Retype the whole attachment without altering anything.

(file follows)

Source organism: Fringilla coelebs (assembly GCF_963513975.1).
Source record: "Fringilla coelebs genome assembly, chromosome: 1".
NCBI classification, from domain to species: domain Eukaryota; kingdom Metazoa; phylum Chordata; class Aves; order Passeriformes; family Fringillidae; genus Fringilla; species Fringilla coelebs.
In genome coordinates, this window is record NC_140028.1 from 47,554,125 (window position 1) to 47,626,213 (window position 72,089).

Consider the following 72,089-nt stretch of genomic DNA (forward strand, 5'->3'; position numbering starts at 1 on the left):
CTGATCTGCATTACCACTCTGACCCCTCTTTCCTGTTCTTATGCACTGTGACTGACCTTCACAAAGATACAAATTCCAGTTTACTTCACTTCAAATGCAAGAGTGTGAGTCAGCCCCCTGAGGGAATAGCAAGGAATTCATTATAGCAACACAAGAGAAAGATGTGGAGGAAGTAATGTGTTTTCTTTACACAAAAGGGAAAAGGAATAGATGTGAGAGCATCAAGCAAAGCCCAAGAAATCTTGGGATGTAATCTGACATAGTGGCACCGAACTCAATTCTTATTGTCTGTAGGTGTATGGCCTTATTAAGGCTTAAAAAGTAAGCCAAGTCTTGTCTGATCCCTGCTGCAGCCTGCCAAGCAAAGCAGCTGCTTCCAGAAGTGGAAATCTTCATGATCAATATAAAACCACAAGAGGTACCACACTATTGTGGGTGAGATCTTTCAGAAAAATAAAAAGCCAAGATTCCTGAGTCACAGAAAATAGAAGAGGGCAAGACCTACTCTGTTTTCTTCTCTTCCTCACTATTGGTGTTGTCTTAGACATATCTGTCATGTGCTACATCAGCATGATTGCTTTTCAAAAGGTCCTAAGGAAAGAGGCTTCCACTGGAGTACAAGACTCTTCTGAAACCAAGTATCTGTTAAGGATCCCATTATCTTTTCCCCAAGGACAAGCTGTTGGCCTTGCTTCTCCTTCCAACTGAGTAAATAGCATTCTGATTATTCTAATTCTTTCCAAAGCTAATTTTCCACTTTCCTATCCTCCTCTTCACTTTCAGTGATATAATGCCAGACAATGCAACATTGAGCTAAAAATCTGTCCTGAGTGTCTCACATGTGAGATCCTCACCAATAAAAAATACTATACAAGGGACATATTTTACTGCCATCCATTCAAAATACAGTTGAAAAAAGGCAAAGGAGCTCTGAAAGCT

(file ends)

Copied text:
Source organism: Fringilla coelebs (assembly GCF_963513975.1).
Source record: "Fringilla coelebs genome assembly, chromosome: 1".
NCBI classification, from domain to species: domain Eukaryota; kingdom Metazoa; phylum Chordata; class Aves; order Passeriformes; family Fringillidae; genus Fringilla; species Fringilla coelebs.
In genome coordinates, this window is record NC_140028.1 from 47,554,125 (window position 1) to 47,626,213 (window position 72,089).

Consider the following 72,089-nt stretch of genomic DNA (forward strand, 5'->3'; position numbering starts at 1 on the left):
CTGATCTGCATTACCACTCTGACCCCTCTTTCCTGTTCTTATGCACTGTGACTGACCTTCACAAAGATACAAATTCCAGTTTACTTCACTTCAAATGCAAGAGTGTGAGTCAGCCCCCTGAGGGAATAGCAAGGAATTCATTATAGCAACACAAGAGAAAGATGTGGAGGAAGTAATGTGTTTTCTTTACACAAAAGGGAAAAGGAATAGATGTGAGAGCATCAAGCAAAGCCCAAGAAATCTTGGGATGTAATCTGACATAGTGGCACCGAACTCAATTCTTATTGTCTGTAGGTGTATGGCCTTATTAAGGCTTAAAAAGTAAGCCAAGTCTTGTCTGATCCCTGCTGCAGCCTGCCAAGCAAAGCAGCTGCTTCCAGAAGTGGAAATCTTCATGATCAATATAAAACCACAAGAGGTACCACACTATTGTGGGTGAGATCTTTCAGAAAAATAAAAAGCCAAGATTCCTGAGTCACAGAAAATAGAAGAGGGCAAGACCTACTCTGTTTTCTTCTCTTCCTCACTATTGGTGTTGTCTTAGACATATCTGTCATGTGCTACATCAGCATGATTGCTTTTCAAAAGGTCCTAAGGAAAGAGGCTTCCACTGGAGTACAAGACTCTTCTGAAACCAAGTATCTGTTAAGGATCCCATTATCTTTTCCCCAAGGACAAGCTGTTGGCCTTGCTTCTCCTTCCAACTGAGTAAATAGCATTCTGATTATTCTAATTCTTTCCAAAGCTAATTTTCCACTTTCCTATCCTCCTCTTCACTTTCAGTGATATAATGCCAGACAATGCAACATTGAGCTAAAAATCTGTCCTGAGTGTCTCACATGTGAGATCCTCACCAATAAAAAATACTATACAAGGGACATATTTTACTGCCATCCATTCAAAATACAGTTGAAAAAAGGCAAAGGAGCTCTGAAAGCT